fatal error C1083

I'm trying to compile this code I got from someone.
I keep on getting "fatal error C1083: Cannot open include file: 'xxx.h': No such file or directory" (where xxx.h is the name of the file).
The file xxx.h exists in the project, but I guess the file that has the include "xxx.h" can't find it.
What can be wrong? What should I check?

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nonubikConnect With a Mentor Commented:
Project --> Settings -> c/c++ -> Category 'preprocessor' -> 'Additional include directories' field

Make sure the directory where the .h file is is on the 'include path'. This'll probably be somewhere in the project options for your application. Depends upon the platform.
chayahd99Author Commented:
I'm using Visual C++.
I can't find in Project --> Settings where to define this.
Besides, why should I need to define it manualy? Isn't the 'include' statment enough ?
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Sorry - haven't VC++ installed, and can't remember exactly where it is. (It's reasonably obvious, through!)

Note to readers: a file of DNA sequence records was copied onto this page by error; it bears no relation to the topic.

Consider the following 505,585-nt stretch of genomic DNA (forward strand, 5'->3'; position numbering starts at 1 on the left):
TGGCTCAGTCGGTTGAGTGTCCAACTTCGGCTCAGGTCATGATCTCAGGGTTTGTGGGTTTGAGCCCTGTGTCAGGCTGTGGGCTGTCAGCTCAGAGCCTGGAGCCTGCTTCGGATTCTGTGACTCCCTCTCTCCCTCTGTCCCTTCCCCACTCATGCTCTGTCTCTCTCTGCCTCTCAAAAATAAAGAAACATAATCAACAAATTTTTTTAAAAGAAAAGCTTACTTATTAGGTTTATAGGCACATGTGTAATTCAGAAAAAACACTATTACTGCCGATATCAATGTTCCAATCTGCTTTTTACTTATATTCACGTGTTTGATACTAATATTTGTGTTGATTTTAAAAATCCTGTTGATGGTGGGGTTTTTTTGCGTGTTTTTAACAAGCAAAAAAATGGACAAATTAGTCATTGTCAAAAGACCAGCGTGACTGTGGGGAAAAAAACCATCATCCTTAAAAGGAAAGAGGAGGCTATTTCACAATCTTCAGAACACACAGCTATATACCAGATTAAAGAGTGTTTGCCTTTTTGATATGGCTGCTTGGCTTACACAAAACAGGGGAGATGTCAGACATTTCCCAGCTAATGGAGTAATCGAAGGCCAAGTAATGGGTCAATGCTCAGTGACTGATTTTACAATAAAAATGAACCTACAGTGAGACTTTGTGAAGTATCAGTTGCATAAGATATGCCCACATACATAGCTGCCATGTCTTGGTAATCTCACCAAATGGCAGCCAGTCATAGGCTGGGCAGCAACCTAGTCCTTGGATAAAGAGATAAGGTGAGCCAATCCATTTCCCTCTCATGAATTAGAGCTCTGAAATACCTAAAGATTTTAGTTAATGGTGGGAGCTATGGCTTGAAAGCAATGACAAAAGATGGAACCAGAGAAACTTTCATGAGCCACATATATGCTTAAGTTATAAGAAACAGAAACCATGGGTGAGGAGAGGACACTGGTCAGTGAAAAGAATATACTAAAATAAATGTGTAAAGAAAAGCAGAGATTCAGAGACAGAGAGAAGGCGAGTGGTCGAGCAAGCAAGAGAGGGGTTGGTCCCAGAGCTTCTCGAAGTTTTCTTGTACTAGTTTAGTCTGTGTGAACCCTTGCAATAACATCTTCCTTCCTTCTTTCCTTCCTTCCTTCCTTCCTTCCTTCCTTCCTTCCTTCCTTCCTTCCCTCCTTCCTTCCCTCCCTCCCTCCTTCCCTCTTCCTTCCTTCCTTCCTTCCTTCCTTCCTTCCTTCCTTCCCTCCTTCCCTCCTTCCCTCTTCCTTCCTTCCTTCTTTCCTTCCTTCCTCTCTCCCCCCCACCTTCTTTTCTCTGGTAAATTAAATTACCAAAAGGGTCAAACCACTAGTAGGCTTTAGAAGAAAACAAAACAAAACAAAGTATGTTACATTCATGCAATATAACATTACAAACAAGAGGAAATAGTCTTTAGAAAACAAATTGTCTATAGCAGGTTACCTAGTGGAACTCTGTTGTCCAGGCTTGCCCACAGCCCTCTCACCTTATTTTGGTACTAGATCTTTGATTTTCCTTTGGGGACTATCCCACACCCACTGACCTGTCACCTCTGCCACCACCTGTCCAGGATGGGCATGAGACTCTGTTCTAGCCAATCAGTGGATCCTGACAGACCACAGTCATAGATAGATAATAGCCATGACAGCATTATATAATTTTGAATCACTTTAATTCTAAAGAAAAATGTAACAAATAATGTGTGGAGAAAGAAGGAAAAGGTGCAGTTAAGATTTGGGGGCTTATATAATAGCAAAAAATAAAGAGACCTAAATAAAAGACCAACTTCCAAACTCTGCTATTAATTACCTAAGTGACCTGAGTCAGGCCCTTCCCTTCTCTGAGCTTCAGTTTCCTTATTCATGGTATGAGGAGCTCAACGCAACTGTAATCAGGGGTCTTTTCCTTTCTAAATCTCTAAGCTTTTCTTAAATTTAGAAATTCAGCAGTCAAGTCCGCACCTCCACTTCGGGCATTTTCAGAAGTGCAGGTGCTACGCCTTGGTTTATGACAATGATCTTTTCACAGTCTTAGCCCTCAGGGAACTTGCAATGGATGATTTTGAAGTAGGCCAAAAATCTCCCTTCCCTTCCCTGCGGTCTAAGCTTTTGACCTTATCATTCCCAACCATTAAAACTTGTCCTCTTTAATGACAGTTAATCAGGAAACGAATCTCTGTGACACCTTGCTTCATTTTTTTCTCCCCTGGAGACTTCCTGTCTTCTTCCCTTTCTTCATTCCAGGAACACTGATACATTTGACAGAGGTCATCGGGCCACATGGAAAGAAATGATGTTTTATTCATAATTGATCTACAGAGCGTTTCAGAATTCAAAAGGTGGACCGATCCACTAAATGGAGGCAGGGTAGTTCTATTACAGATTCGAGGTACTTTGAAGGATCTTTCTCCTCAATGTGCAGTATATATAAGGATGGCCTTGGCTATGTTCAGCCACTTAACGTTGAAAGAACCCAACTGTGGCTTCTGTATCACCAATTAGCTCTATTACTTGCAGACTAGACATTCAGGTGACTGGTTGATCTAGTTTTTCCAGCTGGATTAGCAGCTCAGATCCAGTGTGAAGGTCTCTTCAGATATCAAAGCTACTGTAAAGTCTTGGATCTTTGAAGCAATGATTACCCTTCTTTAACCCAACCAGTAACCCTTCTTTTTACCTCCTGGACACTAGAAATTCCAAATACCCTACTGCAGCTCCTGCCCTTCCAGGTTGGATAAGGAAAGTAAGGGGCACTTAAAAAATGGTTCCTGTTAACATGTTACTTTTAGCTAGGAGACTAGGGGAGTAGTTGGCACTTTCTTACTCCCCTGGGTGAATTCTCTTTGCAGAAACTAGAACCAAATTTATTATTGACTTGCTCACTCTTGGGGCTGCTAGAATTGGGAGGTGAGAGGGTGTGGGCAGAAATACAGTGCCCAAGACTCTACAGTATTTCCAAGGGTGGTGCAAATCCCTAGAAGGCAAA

The #include is fine if you include the full directory of the file. Otherwise it needs to know where to go looking on your drive!
You have 3 possibilities

You can place the complete path to the file, something like.....

#include "c:\development\myProj\Include\xxx.h"

2) If the include directory is a directory where include files from all projects can be included

you can do

Tools -> Options -> Projects -> VC++ Directories -> Include files and add the directory there.

3) you can do nonubik suggestion.
Suggestion number 2 would be the same as using number 3 for every project you use in Visual Studio......

Hope this helps


chayahd99Author Commented:
Thanks nonubik.
I followed the steps you wrote & saw that the directory which containes the h file is written properly, together with other paths.
What else can it be ?
Try the suggestions I posted

Let's take the MSDN explanations, step by step. Could be one of:

-File, subdirectory, or disk is read-only.
-No access permission for file or directory. (not likely)
-Not enough file handles. Close some applications and recompile. (not likely at all)
-An #include directive uses double quotation marks around a path specification, which causes the standard directories to be skipped.
Jaime OlivaresSoftware ArchitectCommented:
Are directories in your settings separated by commas or other sign?
chayahd99Author Commented:
nonubik's solution is basicly what I needed to do, but for a different file.


file b includes file a.
file c include file  b.

in the code & settings for file b, file a was marked as an include file.
in the code & settings for file c, file b was marked as an include file.

I added to the settings of file c an include to file a & that solved the problem.
I'm not sure why this is required, but it worked.

I'll be glad to get an explanation.
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